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Corexit dispersant rains could destroy North America

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From The Native American Network Site:

Toxic Oil Spill Rains Warned Could Destroy North America

A dire report prepared for President Medvedev by Russia's Ministry of Natural Resources is warning today that the British Petroleum (BP) oil and gas leak in the Gulf of Mexico is about to become the worst environmental catastrophe in all of human history threatening the entire eastern half of the North American continent with "total destruction".

Russian scientists are basing their apocalyptic destruction assessment due to BP's use of millions of gallons of the chemical dispersal agent known as Corexit 9500 which is being pumped directly into the leak of this wellhead over a mile under the Gulf of Mexico waters and designed, this report says, to keep hidden from the American public the full, and tragic, extent of this leak that is now estimated to be over 2.9 million gallons a day.

The dispersal agent Corexit 9500 is a solvent originally developed by Exxon and now manufactured by the Nalco Holding Company of Naperville, Illinois that is four times more
toxic than oil (oil is toxic at 11 ppm (parts per million), Corexit 9500 at only 2.61ppm). In a report written by Anita George-Ares and James R. Clark for Exxon Biomedical Sciences, Inc. titled "Acute Aquatic Toxicity of Three Corexit Products: An Overview" Corexit 9500 was found
to be one of the most toxic dispersal agents ever developed. Even worse, according to this report, with higher water temperatures, like those now occurring in the Gulf of Mexico, its toxicity grows.

The United States Environmental Protection Agency (EPA) in discovering BP's use of this dangerous dispersal agent ordered BP to stop using it, but BP refused stating that their only alternative to Corexit 9500 was an even more dangerous dispersal agent known as Sea Brat

The main differences between Corexit 9500 and Sea Brat 4 lie in how long these dangerous chemicals take to degrade into their constituent organic compounds, which for Corexit 9500 is 28 days. Sea Brat 4, on the other hand, degrades into an organic chemical called Nonylphenol
that is toxic to aquatic life and can persist in the environment for years.

A greater danger involving Corexit 9500, and as outlined by Russian scientists in this report, is that with its 2.61ppm toxicity level, and when combined with the heating Gulf of Mexico waters, its molecules will be able to "phase transition" from their present liquid to a gaseous state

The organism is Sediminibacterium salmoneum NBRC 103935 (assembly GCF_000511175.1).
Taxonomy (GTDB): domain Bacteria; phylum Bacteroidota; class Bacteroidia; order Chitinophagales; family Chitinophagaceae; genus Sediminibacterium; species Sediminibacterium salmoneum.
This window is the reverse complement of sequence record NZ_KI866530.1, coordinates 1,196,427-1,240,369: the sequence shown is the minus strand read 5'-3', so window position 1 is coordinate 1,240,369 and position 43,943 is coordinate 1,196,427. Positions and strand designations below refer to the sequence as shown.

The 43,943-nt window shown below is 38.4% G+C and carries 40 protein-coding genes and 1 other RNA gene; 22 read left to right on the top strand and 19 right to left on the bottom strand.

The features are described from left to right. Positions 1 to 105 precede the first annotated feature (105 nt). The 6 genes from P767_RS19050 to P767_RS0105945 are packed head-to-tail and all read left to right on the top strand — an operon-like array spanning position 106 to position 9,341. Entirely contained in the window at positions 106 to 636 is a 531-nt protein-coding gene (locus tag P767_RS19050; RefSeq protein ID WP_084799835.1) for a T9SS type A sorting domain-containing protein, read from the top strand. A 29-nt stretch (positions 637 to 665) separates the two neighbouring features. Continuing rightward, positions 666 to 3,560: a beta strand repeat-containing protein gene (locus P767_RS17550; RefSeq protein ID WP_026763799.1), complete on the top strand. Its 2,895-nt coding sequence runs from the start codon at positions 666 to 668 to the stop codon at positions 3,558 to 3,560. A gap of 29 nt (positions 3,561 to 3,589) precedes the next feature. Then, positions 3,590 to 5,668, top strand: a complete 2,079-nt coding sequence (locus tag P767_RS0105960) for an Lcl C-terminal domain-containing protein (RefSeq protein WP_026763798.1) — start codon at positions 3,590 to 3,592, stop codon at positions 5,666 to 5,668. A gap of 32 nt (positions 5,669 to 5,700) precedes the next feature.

allowing them to be absorbed into clouds and allowing their release as "toxic rain" upon all of Eastern North America.

Even worse, should a Katrina like tropical hurricane form in the Gulf of Mexico while tens of millions of gallons of Corexit 9500 are sitting on, or near, its surface the resulting "toxic rain" falling upon the North American continent could "theoretically" destroy all microbial life to any depth it reaches resulting in an "unimaginable environmental catastrophe" destroying all life forms from the "bottom of the evolutionary chart to the top".

Note: For molecules of a liquid to evaporate, they must be located near the surface, be moving in the proper direction, and have sufficient kinetic energy to overcome liquid-phase intermolecular forces. Only a small proportion of the molecules meet these criteria, so the rate of evaporation is limited. Since the kinetic energy of a molecule is proportional to its
temperature, evaporation proceeds more quickly at higher temperatures.

As over 50 miles of the US State of Louisiana's coastline has already been destroyed by this spill, American scientists are warning that the damage may be impossible to repair, and as we can read as reported by the Associated Press News Service:

"The gooey oil washing into the maze of marshes along the Gulf Coas...

And to understand the full import of this catastrophe it must be remembered that this disaster is occurring in what is described as the "biologically richest waters in America" with the greatest amount of oil and toxic Corexit 9500 set to come ashore in the coming days and weeks to destroy it completely for decades to come.

Reports are also coming from the United States that their government is secretly preparing to evacuate tens-of-millions of their citizens from their Gulf of Mexico States should the most dire of these scientific warnings start to come true.

To the greatest lesson to be learned by these Americans is that their government-oil industry cabal has been just as destructive to them as their government-banking one, both of which have done more to destroy the United States these past couple of years than any foreign enemy could dare dream was possible.

But to their greatest enemy the Americans need look no further than their nearest mirror as they are the ones who allowed these monsters to rule over them in the first place.



Poor Richard

"The dispersant is the smoking gun"

Poor Richard's Almanack 2010

Poor Richard's picture
Poor Richard
Jul. 31, 2007 4:01 pm


The National Academy of Sciences published a study on oil dispersants in 2005. Unfortunately, you have to pay to read the whole thing, but the upshot is, this stuff has barely been studies, which almost no studies outside the lab. To my knowledge, there has not been any significant research into the issue since then.

Here are the key findings

Key Findings